We made use of a drug efficacy trial in Kampala to acquire a large number of P. falciparum samples for the evaluation of in vitro sensitivity to the drugs that are presently most important for the treatment of falciparum malaria in Africa. We found that sensitivities of parasites to CQ, MDAQ, and QN varied greatly, while most parasites remained highly sensitive to the newer agents DHA, LM, and PQ. There were strong correlations between sensitivities to CQ, MDAQ, and QN, but not other tested drugs. Well-known polymorphisms in the putative drug transporter pfmdr1 were associated with decreased sensitivity to CQ, MDAQ, and QN, although these polymorphisms did not fully account for alterations in drug sensitivity. Our results suggest that antimalarial drug resistance is complex, with multiple mediators of resistance and associations for resistance between some but not other relevant drugs. Importantly, our results further suggest that resistance to newer agents, including the components of the ACTs AM/LM and DHA/PQ, is not yet well established in Kampala.

Other groups have performed evaluations of the in vitro sensitivity of P. falciparum to commonly used antimalarial drugs at a number of locations in Africa. Consistent with our findings, parasites commonly respond poorly to CQ (53). However, it is difficult to assign a precise cutoff for in vitro resistance for CQ. In our study in Uganda, where the antimalarial efficacy of CQ is poor (16) and the resistance-mediating pfcrt 76T mutation is universal, 49% of parasites had IC50s for CQ below 100 nM, the generally accepted cutoff for drug sensitivity (53). Other studies have also identified CQ IC50s well below 100 nM in many parasites with the pfcrt 76T mutation (5, 58). Some differences between results may be explained by different methodologies used to measure IC50s, although the HRP-2 assay that we used correlated well with other standard assays in prior studies (41). Our results suggest that, using an HRP2-based assay, the cutoff for in vitro resistance to CQ might be lowered. AQ often retains efficacy against CQ-resistant parasites, probably due to improved potency over CQ, but in vitro resistance to AQ and MDAQ has been described in Africa (32, 55). Our study showed that parasites with IC50s above the accepted cutoff for resistance to MDAQ are common in Kampala (58% of tested samples had IC50s of >60 nM). Clinical and in vitro resistance to QN has been seen in Southeast Asia but not clearly in Africa (61). With moves away from older therapies but limited availability of ACTs in many areas, QN is increasingly used as a first-line therapy for uncomplicated malaria. This development, and the fact that compliance with QN regimens is particularly poor, suggests that there will be increasing pressure for the selection of parasites with diminished sensitivity to QN. Indeed, we found that, although mean IC50s for QN were quite low, a good number of parasites had much higher IC50s. It is uncertain whether diminished parasite sensitivity may explain the surprisingly poor efficacy of QN in some recent studies in Africa (1, 2, 51). QN failures have generally been attributed to poor compliance with this drug, which must be taken three times per day for a week, but a recent effectiveness study, which demonstrated success for only 64% of QN treatments, did not identify a strong association between treatment compliance and clinical responses (1).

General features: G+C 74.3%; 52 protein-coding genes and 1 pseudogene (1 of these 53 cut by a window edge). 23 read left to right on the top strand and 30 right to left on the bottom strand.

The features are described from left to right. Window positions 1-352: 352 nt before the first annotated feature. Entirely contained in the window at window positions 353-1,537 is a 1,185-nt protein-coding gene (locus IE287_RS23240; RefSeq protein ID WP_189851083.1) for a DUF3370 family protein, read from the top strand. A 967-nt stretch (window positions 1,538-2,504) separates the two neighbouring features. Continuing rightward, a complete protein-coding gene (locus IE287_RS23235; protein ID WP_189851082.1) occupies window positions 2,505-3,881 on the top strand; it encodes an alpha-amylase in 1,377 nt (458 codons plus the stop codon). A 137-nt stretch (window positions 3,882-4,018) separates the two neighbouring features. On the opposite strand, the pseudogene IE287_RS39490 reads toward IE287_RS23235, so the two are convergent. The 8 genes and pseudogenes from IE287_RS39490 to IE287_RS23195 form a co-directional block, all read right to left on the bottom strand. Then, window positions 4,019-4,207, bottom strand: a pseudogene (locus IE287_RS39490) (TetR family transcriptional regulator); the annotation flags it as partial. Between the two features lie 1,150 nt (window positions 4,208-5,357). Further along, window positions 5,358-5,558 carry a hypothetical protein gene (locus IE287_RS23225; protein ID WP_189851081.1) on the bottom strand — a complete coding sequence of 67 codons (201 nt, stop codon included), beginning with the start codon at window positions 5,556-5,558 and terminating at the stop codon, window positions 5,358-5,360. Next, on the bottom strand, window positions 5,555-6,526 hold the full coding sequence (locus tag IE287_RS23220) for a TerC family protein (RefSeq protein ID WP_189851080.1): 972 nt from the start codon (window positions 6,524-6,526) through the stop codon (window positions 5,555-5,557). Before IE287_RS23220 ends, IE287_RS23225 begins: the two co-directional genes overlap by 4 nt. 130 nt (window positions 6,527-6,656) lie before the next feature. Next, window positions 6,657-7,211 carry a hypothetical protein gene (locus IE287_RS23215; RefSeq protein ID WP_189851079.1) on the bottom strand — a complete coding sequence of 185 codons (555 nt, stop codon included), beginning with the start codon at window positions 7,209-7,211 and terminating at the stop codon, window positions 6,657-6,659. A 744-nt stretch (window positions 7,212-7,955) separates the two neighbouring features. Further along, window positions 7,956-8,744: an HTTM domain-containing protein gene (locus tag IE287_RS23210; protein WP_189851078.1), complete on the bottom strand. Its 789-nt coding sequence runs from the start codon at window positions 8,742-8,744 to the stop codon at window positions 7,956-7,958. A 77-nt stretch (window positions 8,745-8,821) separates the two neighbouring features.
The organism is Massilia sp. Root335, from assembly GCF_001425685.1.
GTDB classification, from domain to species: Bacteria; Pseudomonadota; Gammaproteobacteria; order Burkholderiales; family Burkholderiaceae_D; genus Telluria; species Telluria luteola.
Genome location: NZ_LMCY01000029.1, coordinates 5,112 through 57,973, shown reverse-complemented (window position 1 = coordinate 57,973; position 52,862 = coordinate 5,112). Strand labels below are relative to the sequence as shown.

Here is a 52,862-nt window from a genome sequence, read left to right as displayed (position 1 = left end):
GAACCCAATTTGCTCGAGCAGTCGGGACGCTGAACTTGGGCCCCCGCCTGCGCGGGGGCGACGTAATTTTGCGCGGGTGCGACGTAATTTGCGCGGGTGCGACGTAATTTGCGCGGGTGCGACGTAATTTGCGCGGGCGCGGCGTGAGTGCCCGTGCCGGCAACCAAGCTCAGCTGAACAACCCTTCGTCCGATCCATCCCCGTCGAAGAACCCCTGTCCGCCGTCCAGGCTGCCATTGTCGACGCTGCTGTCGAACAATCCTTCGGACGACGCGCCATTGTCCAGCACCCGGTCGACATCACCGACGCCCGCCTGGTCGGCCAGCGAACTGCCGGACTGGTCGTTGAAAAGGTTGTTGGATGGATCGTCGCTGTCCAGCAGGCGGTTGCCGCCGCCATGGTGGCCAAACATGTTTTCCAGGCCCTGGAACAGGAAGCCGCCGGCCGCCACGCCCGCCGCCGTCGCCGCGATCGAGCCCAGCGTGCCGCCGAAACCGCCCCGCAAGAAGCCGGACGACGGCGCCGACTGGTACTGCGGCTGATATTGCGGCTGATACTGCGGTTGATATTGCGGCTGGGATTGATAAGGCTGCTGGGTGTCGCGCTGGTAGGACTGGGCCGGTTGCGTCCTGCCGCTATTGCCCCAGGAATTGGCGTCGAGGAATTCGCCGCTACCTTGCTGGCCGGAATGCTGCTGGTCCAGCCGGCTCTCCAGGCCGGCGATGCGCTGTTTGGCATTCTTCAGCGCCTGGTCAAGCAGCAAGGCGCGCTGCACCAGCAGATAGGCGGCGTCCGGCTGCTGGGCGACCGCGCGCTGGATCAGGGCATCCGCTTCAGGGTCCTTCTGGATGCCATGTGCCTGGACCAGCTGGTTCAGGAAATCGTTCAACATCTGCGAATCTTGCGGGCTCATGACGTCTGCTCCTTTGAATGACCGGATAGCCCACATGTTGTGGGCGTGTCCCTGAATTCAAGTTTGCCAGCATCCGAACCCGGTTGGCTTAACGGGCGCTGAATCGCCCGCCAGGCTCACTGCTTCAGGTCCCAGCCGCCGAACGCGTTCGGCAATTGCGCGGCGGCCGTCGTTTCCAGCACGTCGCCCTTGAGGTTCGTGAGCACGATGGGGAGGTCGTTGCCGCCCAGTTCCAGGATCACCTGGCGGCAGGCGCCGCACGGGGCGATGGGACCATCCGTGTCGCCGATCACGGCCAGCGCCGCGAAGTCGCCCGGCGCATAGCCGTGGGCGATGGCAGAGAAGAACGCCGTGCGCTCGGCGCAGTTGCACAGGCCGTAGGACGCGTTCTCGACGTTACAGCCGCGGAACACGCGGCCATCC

For newer drugs now very relevant for antimalarial treatment, relatively little information on parasite drug sensitivity is available. Available ACTs include artesunate, artemether, or DHA as the artemisinin component, but artesunate and artemether are both rapidly metabolized to DHA, so sensitivity to DHA is relevant for the three ACTs now widely advocated in Africa. Most studies have shown parasites to be universally highly sensitive to artemisinins in Africa. An exception is a study that demonstrated IC50s against artemether above 100 nM in South America and as high as 45 nM in Senegal (28). In our studies, all parasites were highly sensitive to DHA. Sensitivity to LM has been little studied. We found LM to be highly active against cultured parasites, but a small number of parasites were considerably less sensitive. PQ was used heavily in China after it replaced CQ for the treatment of falciparum malaria in 1978, followed by the emergence of PQ-resistant parasites, documented by high rates of clinical treatment failure and poor in vitro sensitivity in the 1980s (9). In Africa, reports from Madagascar (10), Cameroon (6), and Kenya (33) have shown generally good in vitro activity of PQ, but some parasites with IC50s above 100 nM have been seen. In our study PQ sensitivity was good, but a small number of parasites were much less sensitive, possibly identifying parasites selected for decreased drug sensitivity by repeated use of the drug in our cohort study. Considering clinical outcomes, AM/LM (18, 34) and DHA/PQ (29, 30, 63) have recently demonstrated outstanding treatment efficacy against falciparum malaria in Africa, suggesting that, at present, resistance is not widespread. However, recrudescences after treatment do occur, and it remains to be seen if decreased sensitivity to LM or PQ will increasingly impact treatment responses.